Our Highway Code currently provides a wealth of information about where it is legal to park or wait in your vehicle, and has specific rules and regulations governing parking at night, enforcement and related matters. For a full description of the various UK laws and rules, please refer to sections 238 to 252 of the code.
New proposals being looked at by the government’s Transport Committee may lead to some changes in the laws governing parking, especially relating to parking on the pavement. One of the biggest issues with leaving vehicles there is that it can block access to shops and houses, can lead to obstructions for pedestrians and other road users, and could lead to accidents with other road and pavement users needing to step into the road to avoid parked vehicles.
Another important issue is the cost of repairs that can be incurred following damage sustained by vehicles mounting the kerb or being left for long periods on the pavement. This cost is passed onto councils, which can of course lead to rises in Council Tax to cover these hefty repair bills. Members of the motor trade are not exempt from these potential changes and should expect that any new legislation would cover them too.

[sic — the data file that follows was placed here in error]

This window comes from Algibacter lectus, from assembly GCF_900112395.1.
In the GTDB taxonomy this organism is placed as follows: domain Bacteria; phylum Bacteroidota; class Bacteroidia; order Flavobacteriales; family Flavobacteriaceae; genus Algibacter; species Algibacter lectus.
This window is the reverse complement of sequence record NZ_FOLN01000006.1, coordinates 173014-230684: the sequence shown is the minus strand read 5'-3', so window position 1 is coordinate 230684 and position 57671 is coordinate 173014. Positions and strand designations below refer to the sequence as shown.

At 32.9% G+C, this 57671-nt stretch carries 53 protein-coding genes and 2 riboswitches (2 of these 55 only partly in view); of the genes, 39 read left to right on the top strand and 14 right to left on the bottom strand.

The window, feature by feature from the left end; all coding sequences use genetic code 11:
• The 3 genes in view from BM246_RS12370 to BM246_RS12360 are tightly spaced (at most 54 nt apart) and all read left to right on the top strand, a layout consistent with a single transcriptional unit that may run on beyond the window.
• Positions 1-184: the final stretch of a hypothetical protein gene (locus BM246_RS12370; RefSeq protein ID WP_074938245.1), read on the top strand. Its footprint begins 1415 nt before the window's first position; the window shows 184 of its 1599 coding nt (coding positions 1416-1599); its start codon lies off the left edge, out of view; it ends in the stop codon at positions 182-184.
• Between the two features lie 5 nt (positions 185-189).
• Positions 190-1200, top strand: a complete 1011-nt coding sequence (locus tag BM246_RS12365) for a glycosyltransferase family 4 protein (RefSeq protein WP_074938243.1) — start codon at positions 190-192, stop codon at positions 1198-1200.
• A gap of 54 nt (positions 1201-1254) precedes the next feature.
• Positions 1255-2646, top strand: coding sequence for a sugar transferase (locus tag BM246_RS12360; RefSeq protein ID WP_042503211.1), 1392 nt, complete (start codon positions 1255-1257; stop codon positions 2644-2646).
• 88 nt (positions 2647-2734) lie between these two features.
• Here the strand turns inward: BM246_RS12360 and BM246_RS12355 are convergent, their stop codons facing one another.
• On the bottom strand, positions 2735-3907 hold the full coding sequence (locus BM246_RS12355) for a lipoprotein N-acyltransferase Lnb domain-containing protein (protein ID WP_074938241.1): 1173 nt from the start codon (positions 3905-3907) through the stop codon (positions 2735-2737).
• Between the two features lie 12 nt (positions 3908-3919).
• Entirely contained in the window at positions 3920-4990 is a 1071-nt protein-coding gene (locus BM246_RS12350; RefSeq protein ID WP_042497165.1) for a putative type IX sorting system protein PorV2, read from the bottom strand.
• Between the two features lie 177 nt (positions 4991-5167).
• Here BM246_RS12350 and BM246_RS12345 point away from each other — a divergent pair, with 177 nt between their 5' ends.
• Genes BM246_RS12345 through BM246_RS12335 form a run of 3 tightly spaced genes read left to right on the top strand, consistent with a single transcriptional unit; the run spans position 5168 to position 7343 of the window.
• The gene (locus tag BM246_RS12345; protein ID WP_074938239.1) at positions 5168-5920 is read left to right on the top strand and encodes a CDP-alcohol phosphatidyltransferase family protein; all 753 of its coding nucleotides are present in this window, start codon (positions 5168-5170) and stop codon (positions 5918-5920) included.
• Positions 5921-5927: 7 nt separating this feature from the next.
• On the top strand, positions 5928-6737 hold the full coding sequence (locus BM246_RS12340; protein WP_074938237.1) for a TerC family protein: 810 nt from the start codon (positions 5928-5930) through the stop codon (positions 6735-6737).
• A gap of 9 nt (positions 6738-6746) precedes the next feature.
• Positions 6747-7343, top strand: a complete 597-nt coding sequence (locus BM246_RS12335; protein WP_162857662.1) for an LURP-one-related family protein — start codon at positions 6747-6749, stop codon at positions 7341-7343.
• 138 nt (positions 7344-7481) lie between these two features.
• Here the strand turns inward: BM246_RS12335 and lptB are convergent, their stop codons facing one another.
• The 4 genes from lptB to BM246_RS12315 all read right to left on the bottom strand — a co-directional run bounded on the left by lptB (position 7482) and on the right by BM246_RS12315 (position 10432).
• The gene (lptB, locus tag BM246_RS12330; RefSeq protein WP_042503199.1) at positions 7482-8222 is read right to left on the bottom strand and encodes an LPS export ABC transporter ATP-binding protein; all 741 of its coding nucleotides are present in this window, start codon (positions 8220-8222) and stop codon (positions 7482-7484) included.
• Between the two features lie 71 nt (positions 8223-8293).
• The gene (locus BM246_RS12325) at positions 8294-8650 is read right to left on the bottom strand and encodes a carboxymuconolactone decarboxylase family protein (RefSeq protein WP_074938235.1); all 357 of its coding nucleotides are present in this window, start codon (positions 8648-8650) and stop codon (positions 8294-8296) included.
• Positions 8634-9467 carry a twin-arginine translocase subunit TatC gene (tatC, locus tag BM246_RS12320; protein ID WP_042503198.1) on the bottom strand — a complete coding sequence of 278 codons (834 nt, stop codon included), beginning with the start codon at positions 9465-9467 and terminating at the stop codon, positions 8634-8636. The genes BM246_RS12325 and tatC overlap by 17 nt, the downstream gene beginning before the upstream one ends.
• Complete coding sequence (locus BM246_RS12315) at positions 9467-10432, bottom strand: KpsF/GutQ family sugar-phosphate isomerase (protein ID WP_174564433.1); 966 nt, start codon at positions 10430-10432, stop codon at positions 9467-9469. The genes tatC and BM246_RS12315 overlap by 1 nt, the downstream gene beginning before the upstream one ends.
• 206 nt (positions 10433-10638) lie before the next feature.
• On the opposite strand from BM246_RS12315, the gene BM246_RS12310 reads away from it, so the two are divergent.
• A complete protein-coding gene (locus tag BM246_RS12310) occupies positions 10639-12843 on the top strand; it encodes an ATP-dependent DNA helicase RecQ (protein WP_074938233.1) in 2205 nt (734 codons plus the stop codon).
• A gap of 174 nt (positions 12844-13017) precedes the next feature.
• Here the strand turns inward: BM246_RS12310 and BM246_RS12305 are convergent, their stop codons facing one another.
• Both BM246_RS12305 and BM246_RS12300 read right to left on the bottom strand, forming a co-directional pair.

However, some opponents of the proposed ban on pavement parking are quite outspoken about the issues that this might cause. For example, some roads or streets are too narrow to pass through safely if vehicles are parked completely on the road, which means that pavement parking actually helps keep traffic flowing and prevents obstructions. Such folk are of course quick to distinguish between this necessity to keep the roadway free with selfish or inconsiderate parking which may block pavements or hinder pedestrians from passing safely or entering buildings.
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One important point to note is that London has already introduced a total ban on such parking; this was actually put in place back in 1974, with the rest of the country still unaffected by this law 45 years later. The Highway Code has specific rules for parking in London, so visitors should take heed that penalties can and will be issued there for any relevant offences that would otherwise not incur a fine elsewhere in England. The Scottish parliament followed suit in 2018, introducing a bill giving the local authorities the right and powers to fine drivers who park on the pavement or kerb. This was part of a wider suite of legislation covering additional items such as air pollution from new and used cars and vans, and related findings.
Given the rising cost that many drivers see each year, like their motor insurance policy for example, any new rules which could lead to a fine for parking should be carefully monitored by motorists.